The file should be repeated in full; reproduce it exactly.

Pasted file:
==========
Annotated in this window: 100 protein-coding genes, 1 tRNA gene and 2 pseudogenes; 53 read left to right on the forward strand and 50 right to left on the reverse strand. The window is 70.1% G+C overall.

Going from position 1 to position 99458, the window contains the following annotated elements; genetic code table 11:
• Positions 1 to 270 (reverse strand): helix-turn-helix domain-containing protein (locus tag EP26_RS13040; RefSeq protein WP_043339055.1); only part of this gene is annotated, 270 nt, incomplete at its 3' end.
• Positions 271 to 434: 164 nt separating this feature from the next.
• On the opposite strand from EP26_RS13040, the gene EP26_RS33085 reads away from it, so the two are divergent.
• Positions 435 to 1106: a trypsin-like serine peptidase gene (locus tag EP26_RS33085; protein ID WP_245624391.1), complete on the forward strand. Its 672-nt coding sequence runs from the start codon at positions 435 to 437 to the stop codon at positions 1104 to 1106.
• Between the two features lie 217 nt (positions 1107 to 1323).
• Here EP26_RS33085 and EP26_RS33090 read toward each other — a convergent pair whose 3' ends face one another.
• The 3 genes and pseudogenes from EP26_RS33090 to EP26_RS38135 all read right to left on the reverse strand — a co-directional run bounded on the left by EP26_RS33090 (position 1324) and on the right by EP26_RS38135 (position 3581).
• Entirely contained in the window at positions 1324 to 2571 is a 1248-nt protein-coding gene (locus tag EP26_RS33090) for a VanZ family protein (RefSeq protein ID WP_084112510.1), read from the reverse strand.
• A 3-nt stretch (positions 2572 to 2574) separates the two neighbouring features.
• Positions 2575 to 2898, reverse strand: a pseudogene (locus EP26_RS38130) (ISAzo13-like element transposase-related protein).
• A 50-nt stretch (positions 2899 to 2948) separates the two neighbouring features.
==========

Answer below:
Annotated in this window: 100 protein-coding genes, 1 tRNA gene and 2 pseudogenes; 53 read left to right on the forward strand and 50 right to left on the reverse strand. The window is 70.1% G+C overall.

Going from position 1 to position 99458, the window contains the following annotated elements; genetic code table 11:
• Positions 1 to 270 (reverse strand): helix-turn-helix domain-containing protein (locus tag EP26_RS13040; RefSeq protein WP_043339055.1); only part of this gene is annotated, 270 nt, incomplete at its 3' end.
• Positions 271 to 434: 164 nt separating this feature from the next.
• On the opposite strand from EP26_RS13040, the gene EP26_RS33085 reads away from it, so the two are divergent.
• Positions 435 to 1106: a trypsin-like serine peptidase gene (locus tag EP26_RS33085; protein ID WP_245624391.1), complete on the forward strand. Its 672-nt coding sequence runs from the start codon at positions 435 to 437 to the stop codon at positions 1104 to 1106.
• Between the two features lie 217 nt (positions 1107 to 1323).
• Here EP26_RS33085 and EP26_RS33090 read toward each other — a convergent pair whose 3' ends face one another.
• The 3 genes and pseudogenes from EP26_RS33090 to EP26_RS38135 all read right to left on the reverse strand — a co-directional run bounded on the left by EP26_RS33090 (position 1324) and on the right by EP26_RS38135 (position 3581).
• Entirely contained in the window at positions 1324 to 2571 is a 1248-nt protein-coding gene (locus tag EP26_RS33090) for a VanZ family protein (RefSeq protein ID WP_084112510.1), read from the reverse strand.
• A 3-nt stretch (positions 2572 to 2574) separates the two neighbouring features.
• Positions 2575 to 2898, reverse strand: a pseudogene (locus EP26_RS38130) (ISAzo13-like element transposase-related protein).
• A 50-nt stretch (positions 2899 to 2948) separates the two neighbouring features.